I must admit that when I first obtained The Tainted Vase of Białowieża Forest, I did not think it was an item I would one day part with. At best, the trinket is a chilling reminder of a tragic affliction; at worst, it is something much darker. The truth is that I have not dared find out which, and the younger version of myself thought that nobody else should, either. However, with age comes wisdom, and I have decided that it is not my place to make this decision for another.
The following is the history of the Tainted Vase of Białowieża Forest, as I have come to understand it.
In 1995, I was in Białowieża, a tiny village in the heart of Białowieża Forest, in Poland. For those unfamiliar, Białowieża Forest is an enormous, primeval forest; an ancient woodland which has remained largely undisturbed for centuries. This forest is among the deepest and darkest I have yet ventured, and the small town of Białowieża, in the midst of it, is riddled with mystery.
It was in this village that I heard tell of a creature imprisoned in the old town dungeons; a monster the locals referred to only as ‘The Devourer’. The stories surrounding this man were fascinating, but misaligned, and reeked of exaggeration. Intrigued, and unconvinced of the histories the locals told, I decided to investigate myself. With a little convincing (and a well-placed bribe), I was allowed to visit the creature’s cell.
In a dark, stone room, several stories below ground, I found the sallow, sickly figure cowering in a corner. His skin was pale, his clothes tattered, and his demeanour pitiful. I tossed him some raw meat which the guard had provided me, and the creature tore into it. As his hunger waned, his lucidity grew, and I was able to strike up a conversation.
This is Adok Kaminski’s story.
* It should be noted that, in addition to my conversations with Adok, I spoke to his mother, Lena, who to this day resides in Adok’s childhood home in Szczecin. This story features insights provided by her, by Adok himself, and by some of the more reputable Białowieża locals.
Adok was an adventurer. He spent his youth dreaming of faraway places, and as soon as he came of age, he left to explore the world. Every forest, every cave, every region of even moderate interest, he had to discover for himself. He was intrepid, excited, a young man with a thirst for adventure and a tireless interest in the unknown.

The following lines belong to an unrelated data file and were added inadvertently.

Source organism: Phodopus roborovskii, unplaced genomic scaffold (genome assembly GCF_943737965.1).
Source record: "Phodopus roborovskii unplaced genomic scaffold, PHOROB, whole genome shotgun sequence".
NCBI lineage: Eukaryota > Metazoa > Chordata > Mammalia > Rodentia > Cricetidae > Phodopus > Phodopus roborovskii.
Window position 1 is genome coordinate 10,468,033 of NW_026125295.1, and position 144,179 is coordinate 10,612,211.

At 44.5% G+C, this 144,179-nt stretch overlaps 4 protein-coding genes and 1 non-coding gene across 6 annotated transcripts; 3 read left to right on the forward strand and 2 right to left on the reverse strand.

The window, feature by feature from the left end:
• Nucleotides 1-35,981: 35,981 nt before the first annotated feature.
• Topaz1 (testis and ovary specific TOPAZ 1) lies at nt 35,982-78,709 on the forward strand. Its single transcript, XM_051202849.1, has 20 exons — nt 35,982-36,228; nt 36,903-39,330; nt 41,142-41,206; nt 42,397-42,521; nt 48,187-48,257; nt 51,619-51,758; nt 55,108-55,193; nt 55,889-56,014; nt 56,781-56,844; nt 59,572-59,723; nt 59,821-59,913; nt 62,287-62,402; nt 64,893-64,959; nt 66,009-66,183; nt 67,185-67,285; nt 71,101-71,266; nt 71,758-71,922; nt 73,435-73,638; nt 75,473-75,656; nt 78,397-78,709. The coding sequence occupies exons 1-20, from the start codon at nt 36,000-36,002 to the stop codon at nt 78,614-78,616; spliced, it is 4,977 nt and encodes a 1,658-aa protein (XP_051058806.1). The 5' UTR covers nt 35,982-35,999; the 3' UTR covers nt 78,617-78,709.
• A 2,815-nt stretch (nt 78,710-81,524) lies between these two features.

It was several years into his wanderings when he came across a substantial, unmapped clearing in the depths of Białowieża Forest. This was a desolate, grotesque place, a stark wilderness of black rocks and oily moss. Adok immediately knew this land was corrupted, but even as a well-travelled man, he yearned for adventure, and the nameless meadow promised just that.
Deep in the clearing he came across a tiny, wooden cabin, inhabited by a hunchbacked old crone. They did not converse; whatever language she spoke, he was not familiar with. But intrigued by the woman, he followed her lead. When she handed him an old, brass vase, he took it. When she indicated for Adok to pluck a single flower and place it in the vase, he did so. But when he did, she cackled, entered her cabin, and locked the door.
Chilled to the bone, even Adok, the most adventurous of adventurers, left the glade immediately – and he took the vase with him.
* I feel the need to interject here. Adok could not speak of this encounter without breaking down in tears. He could muster only a word or two between sobs. The anguish and despair with which the man spoke was contagious; it sucked the air from the cell and drowned the spirit of all in his presence. I personally was overcome with grief; I can not begin to imagine, or perhaps I do not want to imagine, the depths of Adok’s sorrow.
Upon returning to Białowieża, Adok told me that an urge built rapidly; a yearning for meat, a heinous desire to gnaw the flesh off human bones. He tried to suppress the craving, to silence it, but his hunger only grew. He was famished, starving, insatiable. He fought the compulsion for as long as he could, but awoke one day covered in blood, with the remains of his victim torn and butchered by his side. And even as his revulsion intensified, he could not stop himself. Sobbing, disgusted, horrified, he slipped another piece of human flesh into his mouth.
When the locals finally caught him, Adok had lost most of himself to the curse. No longer did he dream of travel, or gaze up at the night sky. Instead, he cowered in dark alleyways, waiting for someone to tread too close, fixated on nothing but his next meal.
Adok told me that he had never removed the flower from the vase, for fear that doing so would end his life. But now he had been locked away for so long, and he was barely recognizable as the man he once was. He was ready for death. Adok told me where he had hidden the vase and pleaded with me to empty its contents. The once intrepid explorer now yearned for nothingness.
I, of course, followed through with my promise. I located the vase and found it had a single wilted and rotten flower drooping over the edge. I dumped the remnants deep in Białowieża Forest, and upon returning to visit with Adok once again, found that he had passed away.
As noted previously, I added the Tainted Vase of Białowieża Forest to my collection, but never dared tamper with it. I do not know if the curse that afflicted Adok Kaminski is still carried by the vase, or whether placing a flower in it will plant the same burden on another. What I do know is that I am unwilling to find out.
Perhaps you are.
To the person who purchases The Tainted Vase of Białowieża Forest, the item will be meticulously packaged, and delivered with a copy of its history. Thank you for reading this tall tale, and I wish you all the best.
J. W. Smithworth